Let me pick it up: Wine.com, the biggest on-line wine retailer in the U.S., has tripled the number of pickup locations to more than 10,000 across the country. This includes nearly 1,000 in California and more than 500 in New York. If you order from Wine.com, you don’t have to wait for it arrive at your house; you can get it FedEx Office locations, selected Walgreens and Duane Reades, plus some Safeway, Shaws, Jewel-Osco, Albertsons, and Fred Meyer grocery stores.

Winebits 495: Imported wine prices, Justin Beiber wine, Big Wine brands

imported wine pricesThis week’s wine news: Why a strong dollar doesn’t cut imported wine prices as much as it should, plus a rant about too commercial wine and Big Wine’s fastest growing labels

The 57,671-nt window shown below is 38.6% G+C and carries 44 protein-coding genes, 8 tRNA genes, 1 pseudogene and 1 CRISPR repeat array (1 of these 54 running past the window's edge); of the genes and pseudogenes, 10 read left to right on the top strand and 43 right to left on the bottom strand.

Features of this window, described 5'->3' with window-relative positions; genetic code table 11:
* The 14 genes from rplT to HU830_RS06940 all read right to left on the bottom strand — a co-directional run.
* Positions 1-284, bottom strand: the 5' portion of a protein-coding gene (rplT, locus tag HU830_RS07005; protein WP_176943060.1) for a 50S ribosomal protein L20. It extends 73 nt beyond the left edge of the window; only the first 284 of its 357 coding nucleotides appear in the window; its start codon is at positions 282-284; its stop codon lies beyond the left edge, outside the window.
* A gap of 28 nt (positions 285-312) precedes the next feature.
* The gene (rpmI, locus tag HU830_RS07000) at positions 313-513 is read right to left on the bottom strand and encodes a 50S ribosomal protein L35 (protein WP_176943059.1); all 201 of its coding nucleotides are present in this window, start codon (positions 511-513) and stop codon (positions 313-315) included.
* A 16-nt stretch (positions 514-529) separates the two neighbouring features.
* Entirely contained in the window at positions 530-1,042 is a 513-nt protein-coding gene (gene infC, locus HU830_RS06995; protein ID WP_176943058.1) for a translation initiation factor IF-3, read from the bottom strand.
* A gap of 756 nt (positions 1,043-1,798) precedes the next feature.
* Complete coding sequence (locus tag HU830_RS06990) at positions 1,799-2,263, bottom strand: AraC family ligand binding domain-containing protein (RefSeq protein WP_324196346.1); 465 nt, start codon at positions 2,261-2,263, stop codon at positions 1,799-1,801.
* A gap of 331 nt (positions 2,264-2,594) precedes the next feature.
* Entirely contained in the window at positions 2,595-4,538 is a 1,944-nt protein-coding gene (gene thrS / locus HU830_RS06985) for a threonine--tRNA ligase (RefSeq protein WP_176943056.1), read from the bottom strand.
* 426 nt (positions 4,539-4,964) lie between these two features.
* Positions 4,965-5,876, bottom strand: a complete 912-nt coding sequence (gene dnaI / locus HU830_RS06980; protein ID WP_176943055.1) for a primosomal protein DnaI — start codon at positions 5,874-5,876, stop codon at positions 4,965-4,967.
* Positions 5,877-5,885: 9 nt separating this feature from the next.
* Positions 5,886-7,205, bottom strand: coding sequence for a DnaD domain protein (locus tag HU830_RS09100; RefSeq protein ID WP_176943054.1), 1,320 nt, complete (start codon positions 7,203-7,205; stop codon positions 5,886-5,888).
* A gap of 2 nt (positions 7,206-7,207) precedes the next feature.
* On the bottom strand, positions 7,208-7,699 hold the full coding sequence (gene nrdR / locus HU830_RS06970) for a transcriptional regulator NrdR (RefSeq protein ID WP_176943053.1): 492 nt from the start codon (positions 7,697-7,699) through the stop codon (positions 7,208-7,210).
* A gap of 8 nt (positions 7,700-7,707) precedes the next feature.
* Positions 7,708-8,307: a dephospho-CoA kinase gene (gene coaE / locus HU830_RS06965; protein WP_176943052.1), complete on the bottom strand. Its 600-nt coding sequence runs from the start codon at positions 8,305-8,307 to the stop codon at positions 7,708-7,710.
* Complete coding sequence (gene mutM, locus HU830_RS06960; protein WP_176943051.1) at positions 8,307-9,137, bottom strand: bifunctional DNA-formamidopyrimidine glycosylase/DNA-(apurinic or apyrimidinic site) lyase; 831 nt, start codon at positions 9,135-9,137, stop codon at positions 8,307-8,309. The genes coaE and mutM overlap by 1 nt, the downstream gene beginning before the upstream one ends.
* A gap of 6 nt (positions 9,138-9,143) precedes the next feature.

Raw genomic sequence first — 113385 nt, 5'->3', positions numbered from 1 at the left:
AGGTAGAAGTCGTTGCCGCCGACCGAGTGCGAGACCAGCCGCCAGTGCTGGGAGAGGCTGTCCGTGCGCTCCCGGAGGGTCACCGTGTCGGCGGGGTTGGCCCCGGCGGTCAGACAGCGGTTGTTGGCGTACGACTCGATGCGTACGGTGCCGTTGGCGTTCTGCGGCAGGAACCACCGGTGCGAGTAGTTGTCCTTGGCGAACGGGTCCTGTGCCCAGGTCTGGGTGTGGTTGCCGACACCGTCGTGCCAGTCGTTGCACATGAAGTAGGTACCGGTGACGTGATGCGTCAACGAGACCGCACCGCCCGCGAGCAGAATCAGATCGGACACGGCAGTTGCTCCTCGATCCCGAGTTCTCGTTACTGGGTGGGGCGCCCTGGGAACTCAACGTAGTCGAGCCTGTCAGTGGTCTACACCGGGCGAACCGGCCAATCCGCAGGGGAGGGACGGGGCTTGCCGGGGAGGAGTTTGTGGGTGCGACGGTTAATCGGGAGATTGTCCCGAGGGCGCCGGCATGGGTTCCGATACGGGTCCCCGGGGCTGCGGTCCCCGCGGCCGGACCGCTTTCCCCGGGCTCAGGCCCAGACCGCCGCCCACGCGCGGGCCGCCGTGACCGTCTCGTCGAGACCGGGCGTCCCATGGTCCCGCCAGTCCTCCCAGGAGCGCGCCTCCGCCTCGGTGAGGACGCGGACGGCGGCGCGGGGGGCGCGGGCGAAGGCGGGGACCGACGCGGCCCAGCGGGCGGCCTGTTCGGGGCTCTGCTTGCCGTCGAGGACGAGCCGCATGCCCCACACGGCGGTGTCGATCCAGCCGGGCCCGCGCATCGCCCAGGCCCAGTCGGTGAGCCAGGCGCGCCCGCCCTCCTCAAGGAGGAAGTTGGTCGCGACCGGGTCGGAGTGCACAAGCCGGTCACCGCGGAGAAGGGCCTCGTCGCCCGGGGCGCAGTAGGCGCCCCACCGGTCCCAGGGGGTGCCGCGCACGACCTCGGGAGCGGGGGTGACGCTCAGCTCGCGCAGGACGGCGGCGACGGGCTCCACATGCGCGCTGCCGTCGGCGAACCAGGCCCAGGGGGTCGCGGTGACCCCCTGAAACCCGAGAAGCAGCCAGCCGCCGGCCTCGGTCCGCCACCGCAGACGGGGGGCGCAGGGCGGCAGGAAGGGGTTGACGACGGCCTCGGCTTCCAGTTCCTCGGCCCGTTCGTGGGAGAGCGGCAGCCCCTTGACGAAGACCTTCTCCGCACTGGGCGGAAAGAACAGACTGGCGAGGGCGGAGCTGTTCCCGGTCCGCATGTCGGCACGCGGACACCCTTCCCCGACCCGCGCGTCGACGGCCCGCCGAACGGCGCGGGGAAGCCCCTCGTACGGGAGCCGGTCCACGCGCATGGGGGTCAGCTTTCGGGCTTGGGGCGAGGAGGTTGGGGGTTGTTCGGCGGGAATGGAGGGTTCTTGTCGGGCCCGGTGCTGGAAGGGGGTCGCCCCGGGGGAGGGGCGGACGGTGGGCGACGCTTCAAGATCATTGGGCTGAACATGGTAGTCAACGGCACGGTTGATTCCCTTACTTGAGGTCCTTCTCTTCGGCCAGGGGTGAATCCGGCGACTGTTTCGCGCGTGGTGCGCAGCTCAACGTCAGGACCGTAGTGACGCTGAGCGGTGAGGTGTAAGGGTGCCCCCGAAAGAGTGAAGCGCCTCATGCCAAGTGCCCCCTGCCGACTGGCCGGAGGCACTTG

Not so cheap: The strong dollar has finally cut the price of imported wine, but it took surprisingly long and import prices don’t seem to be as falling the way they should be. A working paper in the Journal of Wine Economics may explain why: Laura Werner of Germany’s FernUniversitat writes that as the dollar gets stronger, other pricing pressures and how the supply chain works may slow price cuts. For example, the price of wine already in the U.S. or on its way here won’t fall, so that means a delay in cheaper wine until it’s sold at the higher price. The paper is incredibly complicated for those of us who don’t speak math, but my interpreter, Suneal Chaudhary, explained it to me. In the end, he said, a 25 percent drop in the euro may only result in a 10 to 15 percent drop in retail prices here.